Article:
B Tennis, anyone?
In 1977, sports equipment designer, Werner Fischer, came up with the idea of tennis racquets
with two sets of strings instead of one. His aim was to improve the speed of the ball and he
succeeded beyond his wildest expectations. The revolutionary new racquet helped players
produce powerful and accurate shots; in fact, it was almost guaranteed that the ball would go
over the net just about every time. Of course, officials weren't pleased with this innovation and
it was quickly banned.
C Bicycle built for one
British Olympic cyclist, Graeme Obree, came up with quite a clever way to improve his time.
He changed the handlebars on his bike to suit his needs and cycled with his arms stretched
out in front of him. His unusual technique was nicknamed the 'Superman-style'. Obree
managed to improve his time, but the Union Cycliste Internationale quickly objected. A Union
representative said that cyclists should win because of skill and ability, rather than because of
the equipment they have and the design was banned.

D Wave goodbye to wood

Australian batsman, Dennis Lillee, caused a stir when he walked out onto the cricket field with
an aluminium bat in a test match between England and Australia in 1979. Play was stopped for
ten minutes while his captain attempted to persuade him to exchange the bat for one made of
willow wood. Although it was not proven that an aluminium bat might offer an unfair advantage,
the rules were quickly changed and now state that bats have to be made of wood.

E On the table
If you're familiar with the game of table tennis, you'll know that table tennis bats are covered in
a special kind of rubber. Several years ago, Austrian table tennis champion, Toni Hold,
decided to try a little experiment and heated the rubber. This changed the texture of the rubber
and, consequently, the nature of the game. The ball spun all over the place and, more often
than not, in the direction opposite to the one expected. Obviously, this made it very difficult to
play and there were many complaints that the game was becoming boring to watch. This
invention, too, was banned.

Use of English (60 marks)

1. Read the text below and choose the best word a, b or c for each blank.

It's a goal!!!
Did you know that (1) ____________ your favourite football team win (2) ____________
actually save your life? (3) ____________ based on the period leading up to, and
(4) ____________, the 1998 World Cup final proves that football is a lifesaver after all!
The 1998 World Cup was undoubtedly one of the biggest sporting events France has ever
seen. The final game on 12 July attracted an amazing TV (5) ____________ of 23.6 million!
Having studied health-related statistics recorded throughout the 1998 World Cup finals,
scientists have discovered that the percentage of French people who suffered a heart attack or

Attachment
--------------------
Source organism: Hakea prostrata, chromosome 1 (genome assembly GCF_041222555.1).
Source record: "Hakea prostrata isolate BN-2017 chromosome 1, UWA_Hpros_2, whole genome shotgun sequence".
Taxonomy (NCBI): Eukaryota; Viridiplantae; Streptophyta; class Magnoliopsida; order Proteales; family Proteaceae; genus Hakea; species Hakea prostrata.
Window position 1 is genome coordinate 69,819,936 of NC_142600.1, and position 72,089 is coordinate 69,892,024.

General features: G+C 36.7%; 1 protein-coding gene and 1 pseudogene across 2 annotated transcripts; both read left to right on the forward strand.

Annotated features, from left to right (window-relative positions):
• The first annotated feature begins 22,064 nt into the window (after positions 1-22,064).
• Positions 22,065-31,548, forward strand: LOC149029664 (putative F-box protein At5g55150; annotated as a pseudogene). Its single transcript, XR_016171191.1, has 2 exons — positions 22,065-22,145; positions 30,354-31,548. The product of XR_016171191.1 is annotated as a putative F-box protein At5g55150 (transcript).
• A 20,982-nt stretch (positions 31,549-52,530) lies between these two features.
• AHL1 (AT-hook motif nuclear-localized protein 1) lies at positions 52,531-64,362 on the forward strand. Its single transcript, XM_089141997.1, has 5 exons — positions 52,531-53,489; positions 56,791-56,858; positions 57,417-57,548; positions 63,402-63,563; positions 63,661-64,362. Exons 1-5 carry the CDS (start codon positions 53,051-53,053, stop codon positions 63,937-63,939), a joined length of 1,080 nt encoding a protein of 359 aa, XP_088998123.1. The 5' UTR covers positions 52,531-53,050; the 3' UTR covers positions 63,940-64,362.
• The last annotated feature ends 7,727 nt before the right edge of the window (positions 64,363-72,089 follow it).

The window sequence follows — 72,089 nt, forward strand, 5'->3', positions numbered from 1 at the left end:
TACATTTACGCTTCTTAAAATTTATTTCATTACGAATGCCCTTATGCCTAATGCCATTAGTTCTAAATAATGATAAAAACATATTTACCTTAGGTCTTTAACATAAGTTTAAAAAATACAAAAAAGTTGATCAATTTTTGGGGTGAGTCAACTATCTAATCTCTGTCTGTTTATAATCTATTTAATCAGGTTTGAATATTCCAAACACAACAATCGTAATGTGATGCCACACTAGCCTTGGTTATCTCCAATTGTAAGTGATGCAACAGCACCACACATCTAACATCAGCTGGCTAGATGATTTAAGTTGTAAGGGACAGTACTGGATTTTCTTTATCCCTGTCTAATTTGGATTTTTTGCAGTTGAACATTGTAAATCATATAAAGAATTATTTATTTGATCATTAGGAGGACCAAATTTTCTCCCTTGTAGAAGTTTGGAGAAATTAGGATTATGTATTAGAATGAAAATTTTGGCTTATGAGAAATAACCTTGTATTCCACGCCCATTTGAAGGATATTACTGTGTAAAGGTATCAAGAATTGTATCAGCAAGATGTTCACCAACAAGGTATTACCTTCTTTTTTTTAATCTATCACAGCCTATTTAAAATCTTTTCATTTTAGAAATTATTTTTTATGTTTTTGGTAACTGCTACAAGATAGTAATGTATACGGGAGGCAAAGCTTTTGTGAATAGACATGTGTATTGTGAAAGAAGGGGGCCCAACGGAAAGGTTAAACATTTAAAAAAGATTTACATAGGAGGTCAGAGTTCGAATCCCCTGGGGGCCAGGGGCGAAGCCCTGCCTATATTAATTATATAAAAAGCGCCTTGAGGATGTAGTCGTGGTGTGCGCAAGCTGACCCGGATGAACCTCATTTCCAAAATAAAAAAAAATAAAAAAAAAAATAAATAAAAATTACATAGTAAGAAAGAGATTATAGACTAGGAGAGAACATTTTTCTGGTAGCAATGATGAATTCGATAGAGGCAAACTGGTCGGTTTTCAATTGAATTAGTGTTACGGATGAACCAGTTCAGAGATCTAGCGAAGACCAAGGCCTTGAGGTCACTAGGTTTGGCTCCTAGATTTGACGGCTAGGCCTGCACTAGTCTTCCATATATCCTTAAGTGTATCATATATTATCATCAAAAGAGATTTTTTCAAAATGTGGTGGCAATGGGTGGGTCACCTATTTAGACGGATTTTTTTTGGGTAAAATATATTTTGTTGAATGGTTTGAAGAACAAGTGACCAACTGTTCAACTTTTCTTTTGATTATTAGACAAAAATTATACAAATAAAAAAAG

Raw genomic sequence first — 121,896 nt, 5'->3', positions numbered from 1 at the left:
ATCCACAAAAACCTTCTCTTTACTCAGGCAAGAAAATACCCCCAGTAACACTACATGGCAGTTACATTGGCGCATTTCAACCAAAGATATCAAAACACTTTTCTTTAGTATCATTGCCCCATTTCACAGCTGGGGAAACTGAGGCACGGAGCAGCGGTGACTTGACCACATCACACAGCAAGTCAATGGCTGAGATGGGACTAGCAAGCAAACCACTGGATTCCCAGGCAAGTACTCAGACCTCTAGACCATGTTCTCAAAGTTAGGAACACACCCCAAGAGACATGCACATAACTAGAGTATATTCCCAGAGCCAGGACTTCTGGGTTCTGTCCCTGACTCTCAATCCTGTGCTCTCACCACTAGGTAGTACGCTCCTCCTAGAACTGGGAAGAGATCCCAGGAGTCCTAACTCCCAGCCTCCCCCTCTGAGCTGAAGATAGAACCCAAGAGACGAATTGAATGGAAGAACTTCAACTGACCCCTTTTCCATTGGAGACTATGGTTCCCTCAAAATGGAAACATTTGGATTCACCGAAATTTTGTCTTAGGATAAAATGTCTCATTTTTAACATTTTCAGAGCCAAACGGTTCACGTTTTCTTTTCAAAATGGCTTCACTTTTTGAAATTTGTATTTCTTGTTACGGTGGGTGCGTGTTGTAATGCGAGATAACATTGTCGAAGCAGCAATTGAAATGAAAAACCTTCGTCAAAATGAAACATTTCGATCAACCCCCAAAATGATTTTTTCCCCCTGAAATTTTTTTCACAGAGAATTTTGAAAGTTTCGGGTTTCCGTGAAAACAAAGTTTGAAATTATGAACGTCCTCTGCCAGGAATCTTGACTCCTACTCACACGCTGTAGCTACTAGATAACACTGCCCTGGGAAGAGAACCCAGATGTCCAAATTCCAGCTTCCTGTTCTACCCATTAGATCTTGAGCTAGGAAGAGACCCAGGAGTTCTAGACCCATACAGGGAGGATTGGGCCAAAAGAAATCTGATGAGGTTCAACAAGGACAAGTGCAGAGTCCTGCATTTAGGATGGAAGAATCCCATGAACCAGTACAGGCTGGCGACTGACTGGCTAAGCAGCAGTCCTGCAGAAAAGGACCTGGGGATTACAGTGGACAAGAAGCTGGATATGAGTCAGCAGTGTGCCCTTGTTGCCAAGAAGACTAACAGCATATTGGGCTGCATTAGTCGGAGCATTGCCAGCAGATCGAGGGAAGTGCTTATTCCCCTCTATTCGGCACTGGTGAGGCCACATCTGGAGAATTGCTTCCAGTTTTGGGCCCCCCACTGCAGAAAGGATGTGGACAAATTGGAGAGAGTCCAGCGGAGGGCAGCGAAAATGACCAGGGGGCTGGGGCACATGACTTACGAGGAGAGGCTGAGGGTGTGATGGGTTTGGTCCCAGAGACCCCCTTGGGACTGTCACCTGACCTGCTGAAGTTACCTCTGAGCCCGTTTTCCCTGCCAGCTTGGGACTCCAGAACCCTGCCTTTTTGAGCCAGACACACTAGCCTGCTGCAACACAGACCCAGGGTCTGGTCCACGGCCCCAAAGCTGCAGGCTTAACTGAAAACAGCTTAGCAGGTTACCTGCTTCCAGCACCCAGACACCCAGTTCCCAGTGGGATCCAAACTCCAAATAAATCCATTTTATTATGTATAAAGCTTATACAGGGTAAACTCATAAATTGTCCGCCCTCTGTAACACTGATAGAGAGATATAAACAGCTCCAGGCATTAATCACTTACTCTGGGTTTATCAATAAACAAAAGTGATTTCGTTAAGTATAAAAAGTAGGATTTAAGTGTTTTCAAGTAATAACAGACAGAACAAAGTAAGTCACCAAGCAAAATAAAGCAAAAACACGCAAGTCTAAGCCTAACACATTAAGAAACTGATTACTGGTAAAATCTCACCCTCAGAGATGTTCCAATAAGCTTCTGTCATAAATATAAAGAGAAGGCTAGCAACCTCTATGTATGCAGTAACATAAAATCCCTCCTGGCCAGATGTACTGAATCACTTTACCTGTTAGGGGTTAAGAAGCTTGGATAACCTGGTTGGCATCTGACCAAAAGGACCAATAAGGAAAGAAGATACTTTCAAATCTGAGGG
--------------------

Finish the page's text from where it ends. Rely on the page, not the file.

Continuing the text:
stroke on the day of the final was significantly lower compared (6) ____________ the statistics
for the same day the year before. Dr Pourcel, who was in (7) ____________ of the project,
says: 'We still aren't one hundred per cent sure about the exact reasons for this. It is believed,
however, that decreased physical activity combined with a feeling of euphoria of victory may
have (8) ____________ the trick!' Whatever the case, the evidence that has just come to
(9) ____________ is bound to add a new dimension to football as we know it today. So, now is
the time for all you football fans out there to (10) ____________ crazy!

1. a. looking b. noticing c. watching

2. a. could b. must c. should
3. a. Examination b. Research c. Investigation
4. a. involving b. including c. enclosing
5. a. audience b. spectators c. viewers
6. a. to b. at c. from
7. a. charge b. regard c. agreement
8. a. managed b. made c. done
9. a. surface b. light c. daylight
10. a. come b. walk c. go

2. Read the text below and complete each blank with one word only.

We have lift-off!
Does the idea of space tourism appeal (1) ____________ you? 'No way!' I'm sure most of you
would reply, (2) ____________ a doubt. Right? However, if I (3) ____________ you, I'd
definitely give it a second and more serious thought. A company that has (4) ____________
sent three people into orbit promises you a safe and enjoyable space flight. Of course, space
tourism is not for the faint-hearted! However, Nick Lott, the president of the company, is pretty
reassuring: 'There's nothing to worry (5) ____________. It's actually far less risky
(6) ____________ people may realise. We promise that we'll bring you back safe and
(7) ____________. All you (8) ____________ to do is… sit back, so to speak, and enjoy the
flight on one of our space business jets. The feeling of weightlessness that you can only
experience in space will make it one of the highlights of your life!' Come on! Don't you think it's
time you did something (9) ____________ of the ordinary? Did I hear you say 'yes'? Then,
(10) ____________ we go to the Moon!

3. Read the text below and look carefully at each line. Some of the lines are correct, and
some have a word which should not be there. If the line is correct, put a tick () in
the space provided. If a line has a word which should not be there, write the word in
the space provided.

Having all the luck!